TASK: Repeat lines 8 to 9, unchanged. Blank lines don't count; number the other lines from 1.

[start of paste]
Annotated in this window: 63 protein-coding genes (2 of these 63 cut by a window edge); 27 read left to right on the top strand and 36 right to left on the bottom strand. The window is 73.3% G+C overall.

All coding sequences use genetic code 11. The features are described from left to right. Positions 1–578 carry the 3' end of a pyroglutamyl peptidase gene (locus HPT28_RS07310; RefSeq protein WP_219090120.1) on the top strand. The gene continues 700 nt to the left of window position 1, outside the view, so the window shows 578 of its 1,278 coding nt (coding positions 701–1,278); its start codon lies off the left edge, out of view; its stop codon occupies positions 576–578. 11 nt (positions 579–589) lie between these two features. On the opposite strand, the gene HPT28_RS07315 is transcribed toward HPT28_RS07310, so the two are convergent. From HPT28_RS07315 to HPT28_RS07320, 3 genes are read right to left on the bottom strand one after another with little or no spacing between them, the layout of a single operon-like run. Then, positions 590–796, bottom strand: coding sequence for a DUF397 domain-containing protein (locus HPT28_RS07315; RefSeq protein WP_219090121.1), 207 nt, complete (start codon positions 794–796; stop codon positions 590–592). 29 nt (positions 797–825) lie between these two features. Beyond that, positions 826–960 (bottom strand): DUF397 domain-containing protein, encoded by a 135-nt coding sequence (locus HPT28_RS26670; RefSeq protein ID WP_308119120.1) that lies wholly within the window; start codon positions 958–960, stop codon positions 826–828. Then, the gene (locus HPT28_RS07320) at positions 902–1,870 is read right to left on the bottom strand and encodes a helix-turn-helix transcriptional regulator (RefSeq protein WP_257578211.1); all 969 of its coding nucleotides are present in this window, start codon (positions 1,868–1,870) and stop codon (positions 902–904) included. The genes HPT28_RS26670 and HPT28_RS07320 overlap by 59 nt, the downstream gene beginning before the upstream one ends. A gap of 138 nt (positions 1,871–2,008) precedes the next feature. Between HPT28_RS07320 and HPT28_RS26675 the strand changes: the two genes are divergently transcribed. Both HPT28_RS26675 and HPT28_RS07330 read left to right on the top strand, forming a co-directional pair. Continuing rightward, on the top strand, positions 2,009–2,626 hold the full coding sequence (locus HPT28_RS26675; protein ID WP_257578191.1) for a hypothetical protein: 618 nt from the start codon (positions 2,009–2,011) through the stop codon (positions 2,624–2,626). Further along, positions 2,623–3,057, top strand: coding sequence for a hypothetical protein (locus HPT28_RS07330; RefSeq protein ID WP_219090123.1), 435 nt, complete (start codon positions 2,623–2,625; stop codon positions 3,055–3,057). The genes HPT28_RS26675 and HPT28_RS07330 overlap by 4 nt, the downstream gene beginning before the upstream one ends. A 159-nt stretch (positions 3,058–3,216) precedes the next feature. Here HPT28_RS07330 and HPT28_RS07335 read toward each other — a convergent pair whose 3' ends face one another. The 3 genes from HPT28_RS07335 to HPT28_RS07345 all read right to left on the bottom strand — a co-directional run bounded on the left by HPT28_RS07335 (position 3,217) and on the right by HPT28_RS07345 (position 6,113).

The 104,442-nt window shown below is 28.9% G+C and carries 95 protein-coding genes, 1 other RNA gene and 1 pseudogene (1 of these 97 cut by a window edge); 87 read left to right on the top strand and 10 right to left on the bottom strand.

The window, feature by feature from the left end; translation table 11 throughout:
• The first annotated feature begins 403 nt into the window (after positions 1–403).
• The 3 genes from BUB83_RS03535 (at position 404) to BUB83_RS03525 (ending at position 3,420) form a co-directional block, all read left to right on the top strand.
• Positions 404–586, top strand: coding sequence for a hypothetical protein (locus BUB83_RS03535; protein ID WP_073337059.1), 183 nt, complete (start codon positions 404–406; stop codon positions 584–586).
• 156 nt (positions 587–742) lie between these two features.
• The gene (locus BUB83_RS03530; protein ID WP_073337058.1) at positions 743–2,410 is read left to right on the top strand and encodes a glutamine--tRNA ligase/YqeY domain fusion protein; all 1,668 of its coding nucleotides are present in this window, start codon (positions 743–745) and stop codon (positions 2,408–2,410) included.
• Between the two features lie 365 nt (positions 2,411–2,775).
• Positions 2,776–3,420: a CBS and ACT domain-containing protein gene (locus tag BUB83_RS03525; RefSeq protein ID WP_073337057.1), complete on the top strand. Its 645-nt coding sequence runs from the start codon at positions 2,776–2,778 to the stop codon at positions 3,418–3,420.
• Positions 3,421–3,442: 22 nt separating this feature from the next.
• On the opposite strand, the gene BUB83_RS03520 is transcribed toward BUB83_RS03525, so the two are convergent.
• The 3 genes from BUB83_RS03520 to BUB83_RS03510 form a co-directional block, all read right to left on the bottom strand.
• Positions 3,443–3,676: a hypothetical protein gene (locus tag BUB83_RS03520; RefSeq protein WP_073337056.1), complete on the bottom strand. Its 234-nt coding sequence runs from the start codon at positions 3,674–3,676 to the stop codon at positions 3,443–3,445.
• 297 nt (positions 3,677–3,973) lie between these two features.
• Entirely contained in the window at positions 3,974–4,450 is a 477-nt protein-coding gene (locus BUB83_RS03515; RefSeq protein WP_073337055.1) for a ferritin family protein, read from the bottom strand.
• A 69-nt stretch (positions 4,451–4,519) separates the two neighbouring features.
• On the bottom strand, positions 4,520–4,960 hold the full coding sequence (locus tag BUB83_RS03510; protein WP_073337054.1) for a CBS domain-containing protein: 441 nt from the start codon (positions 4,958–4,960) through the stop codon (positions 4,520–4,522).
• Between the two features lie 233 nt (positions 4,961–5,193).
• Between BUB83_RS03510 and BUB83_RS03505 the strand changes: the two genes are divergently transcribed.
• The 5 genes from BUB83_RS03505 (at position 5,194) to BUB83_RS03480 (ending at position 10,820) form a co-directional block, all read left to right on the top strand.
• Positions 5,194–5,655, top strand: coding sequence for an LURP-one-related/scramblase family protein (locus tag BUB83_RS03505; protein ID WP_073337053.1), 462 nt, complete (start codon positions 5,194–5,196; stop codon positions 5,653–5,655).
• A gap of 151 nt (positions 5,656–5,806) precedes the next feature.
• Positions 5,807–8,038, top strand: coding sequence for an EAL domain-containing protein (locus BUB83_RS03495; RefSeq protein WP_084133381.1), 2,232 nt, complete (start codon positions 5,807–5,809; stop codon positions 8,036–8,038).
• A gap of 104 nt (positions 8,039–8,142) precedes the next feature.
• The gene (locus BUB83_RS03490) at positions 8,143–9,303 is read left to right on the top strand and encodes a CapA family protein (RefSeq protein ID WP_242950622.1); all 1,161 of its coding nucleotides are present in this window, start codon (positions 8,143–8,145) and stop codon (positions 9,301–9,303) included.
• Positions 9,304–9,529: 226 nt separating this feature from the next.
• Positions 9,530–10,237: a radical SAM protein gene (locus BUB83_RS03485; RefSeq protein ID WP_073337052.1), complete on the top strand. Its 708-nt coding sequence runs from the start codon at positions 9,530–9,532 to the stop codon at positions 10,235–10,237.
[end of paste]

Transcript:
• 156 nt (positions 587–742) lie between these two features.
• The gene (locus BUB83_RS03530; protein ID WP_073337058.1) at positions 743–2,410 is read left to right on the top strand and encodes a glutamine--tRNA ligase/YqeY domain fusion protein; all 1,668 of its coding nucleotides are present in this window, start codon (positions 743–745) and stop codon (positions 2,408–2,410) included.